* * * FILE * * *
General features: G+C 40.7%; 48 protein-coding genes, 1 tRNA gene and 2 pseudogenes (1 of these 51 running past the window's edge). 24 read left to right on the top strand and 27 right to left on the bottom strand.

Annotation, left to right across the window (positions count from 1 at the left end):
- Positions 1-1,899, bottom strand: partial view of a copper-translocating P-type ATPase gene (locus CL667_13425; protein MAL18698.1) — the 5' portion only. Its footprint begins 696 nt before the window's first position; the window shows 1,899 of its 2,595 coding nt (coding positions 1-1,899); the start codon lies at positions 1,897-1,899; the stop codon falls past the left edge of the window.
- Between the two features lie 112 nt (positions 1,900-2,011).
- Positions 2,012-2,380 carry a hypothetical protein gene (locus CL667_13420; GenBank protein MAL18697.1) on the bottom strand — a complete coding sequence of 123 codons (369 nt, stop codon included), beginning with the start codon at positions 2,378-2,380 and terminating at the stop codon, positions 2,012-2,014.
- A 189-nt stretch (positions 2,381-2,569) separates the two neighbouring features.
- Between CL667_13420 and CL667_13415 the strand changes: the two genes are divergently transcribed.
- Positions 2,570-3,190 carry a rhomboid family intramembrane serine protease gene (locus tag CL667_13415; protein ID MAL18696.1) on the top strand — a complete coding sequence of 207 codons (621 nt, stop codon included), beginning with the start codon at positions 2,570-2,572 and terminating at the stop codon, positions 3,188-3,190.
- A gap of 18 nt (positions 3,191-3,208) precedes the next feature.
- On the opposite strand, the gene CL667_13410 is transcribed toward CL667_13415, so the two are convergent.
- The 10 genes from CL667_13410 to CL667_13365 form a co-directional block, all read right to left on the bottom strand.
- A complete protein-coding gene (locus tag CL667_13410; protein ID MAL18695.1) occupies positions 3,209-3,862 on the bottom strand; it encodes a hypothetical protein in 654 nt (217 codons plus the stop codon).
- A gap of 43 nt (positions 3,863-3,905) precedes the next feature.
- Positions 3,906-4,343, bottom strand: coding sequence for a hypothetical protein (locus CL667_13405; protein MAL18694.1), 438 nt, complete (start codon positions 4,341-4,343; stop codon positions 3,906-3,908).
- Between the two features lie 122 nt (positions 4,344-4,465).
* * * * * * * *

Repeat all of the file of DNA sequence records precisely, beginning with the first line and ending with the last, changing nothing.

General features: G+C 40.7%; 48 protein-coding genes, 1 tRNA gene and 2 pseudogenes (1 of these 51 running past the window's edge). 24 read left to right on the top strand and 27 right to left on the bottom strand.

Annotation, left to right across the window (positions count from 1 at the left end):
- Positions 1-1,899, bottom strand: partial view of a copper-translocating P-type ATPase gene (locus CL667_13425; protein MAL18698.1) — the 5' portion only. Its footprint begins 696 nt before the window's first position; the window shows 1,899 of its 2,595 coding nt (coding positions 1-1,899); the start codon lies at positions 1,897-1,899; the stop codon falls past the left edge of the window.
- Between the two features lie 112 nt (positions 1,900-2,011).
- Positions 2,012-2,380 carry a hypothetical protein gene (locus CL667_13420; GenBank protein MAL18697.1) on the bottom strand — a complete coding sequence of 123 codons (369 nt, stop codon included), beginning with the start codon at positions 2,378-2,380 and terminating at the stop codon, positions 2,012-2,014.
- A 189-nt stretch (positions 2,381-2,569) separates the two neighbouring features.
- Between CL667_13420 and CL667_13415 the strand changes: the two genes are divergently transcribed.
- Positions 2,570-3,190 carry a rhomboid family intramembrane serine protease gene (locus tag CL667_13415; protein ID MAL18696.1) on the top strand — a complete coding sequence of 207 codons (621 nt, stop codon included), beginning with the start codon at positions 2,570-2,572 and terminating at the stop codon, positions 3,188-3,190.
- A gap of 18 nt (positions 3,191-3,208) precedes the next feature.
- On the opposite strand, the gene CL667_13410 is transcribed toward CL667_13415, so the two are convergent.
- The 10 genes from CL667_13410 to CL667_13365 form a co-directional block, all read right to left on the bottom strand.
- A complete protein-coding gene (locus tag CL667_13410; protein ID MAL18695.1) occupies positions 3,209-3,862 on the bottom strand; it encodes a hypothetical protein in 654 nt (217 codons plus the stop codon).
- A gap of 43 nt (positions 3,863-3,905) precedes the next feature.
- Positions 3,906-4,343, bottom strand: coding sequence for a hypothetical protein (locus CL667_13405; protein MAL18694.1), 438 nt, complete (start codon positions 4,341-4,343; stop codon positions 3,906-3,908).
- Between the two features lie 122 nt (positions 4,344-4,465).